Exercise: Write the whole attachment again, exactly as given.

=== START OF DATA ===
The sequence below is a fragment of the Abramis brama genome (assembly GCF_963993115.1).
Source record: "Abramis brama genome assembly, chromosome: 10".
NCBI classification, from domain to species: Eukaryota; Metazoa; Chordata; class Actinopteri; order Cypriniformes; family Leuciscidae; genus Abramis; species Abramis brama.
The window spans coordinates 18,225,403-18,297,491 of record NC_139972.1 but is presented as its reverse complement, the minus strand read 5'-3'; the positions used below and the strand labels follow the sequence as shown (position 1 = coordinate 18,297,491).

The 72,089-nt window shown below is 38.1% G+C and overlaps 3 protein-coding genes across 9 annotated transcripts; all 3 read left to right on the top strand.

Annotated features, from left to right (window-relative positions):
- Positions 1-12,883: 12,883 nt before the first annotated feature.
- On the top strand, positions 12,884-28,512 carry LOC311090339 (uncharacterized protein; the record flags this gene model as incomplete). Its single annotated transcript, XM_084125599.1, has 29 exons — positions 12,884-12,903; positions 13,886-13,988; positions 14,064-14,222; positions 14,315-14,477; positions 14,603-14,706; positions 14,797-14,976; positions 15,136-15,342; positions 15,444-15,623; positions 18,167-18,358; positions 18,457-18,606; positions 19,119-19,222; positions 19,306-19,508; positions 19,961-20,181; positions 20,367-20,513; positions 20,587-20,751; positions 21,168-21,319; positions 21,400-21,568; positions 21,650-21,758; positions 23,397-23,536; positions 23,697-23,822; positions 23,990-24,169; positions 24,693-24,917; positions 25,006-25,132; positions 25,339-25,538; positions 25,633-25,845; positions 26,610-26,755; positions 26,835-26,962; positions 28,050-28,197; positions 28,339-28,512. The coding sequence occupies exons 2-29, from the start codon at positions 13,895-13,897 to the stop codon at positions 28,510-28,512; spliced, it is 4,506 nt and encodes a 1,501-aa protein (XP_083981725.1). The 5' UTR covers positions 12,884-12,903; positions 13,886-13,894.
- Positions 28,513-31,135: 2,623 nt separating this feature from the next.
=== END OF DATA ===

The sequence below is a fragment of the Abramis brama genome (assembly GCF_963993115.1).
Source record: "Abramis brama genome assembly, chromosome: 10".
NCBI classification, from domain to species: Eukaryota; Metazoa; Chordata; class Actinopteri; order Cypriniformes; family Leuciscidae; genus Abramis; species Abramis brama.
The window spans coordinates 18,225,403-18,297,491 of record NC_139972.1 but is presented as its reverse complement, the minus strand read 5'-3'; the positions used below and the strand labels follow the sequence as shown (position 1 = coordinate 18,297,491).

The 72,089-nt window shown below is 38.1% G+C and overlaps 3 protein-coding genes across 9 annotated transcripts; all 3 read left to right on the top strand.

Annotated features, from left to right (window-relative positions):
- Positions 1-12,883: 12,883 nt before the first annotated feature.
- On the top strand, positions 12,884-28,512 carry LOC311090339 (uncharacterized protein; the record flags this gene model as incomplete). Its single annotated transcript, XM_084125599.1, has 29 exons — positions 12,884-12,903; positions 13,886-13,988; positions 14,064-14,222; positions 14,315-14,477; positions 14,603-14,706; positions 14,797-14,976; positions 15,136-15,342; positions 15,444-15,623; positions 18,167-18,358; positions 18,457-18,606; positions 19,119-19,222; positions 19,306-19,508; positions 19,961-20,181; positions 20,367-20,513; positions 20,587-20,751; positions 21,168-21,319; positions 21,400-21,568; positions 21,650-21,758; positions 23,397-23,536; positions 23,697-23,822; positions 23,990-24,169; positions 24,693-24,917; positions 25,006-25,132; positions 25,339-25,538; positions 25,633-25,845; positions 26,610-26,755; positions 26,835-26,962; positions 28,050-28,197; positions 28,339-28,512. The coding sequence occupies exons 2-29, from the start codon at positions 13,895-13,897 to the stop codon at positions 28,510-28,512; spliced, it is 4,506 nt and encodes a 1,501-aa protein (XP_083981725.1). The 5' UTR covers positions 12,884-12,903; positions 13,886-13,894.
- Positions 28,513-31,135: 2,623 nt separating this feature from the next.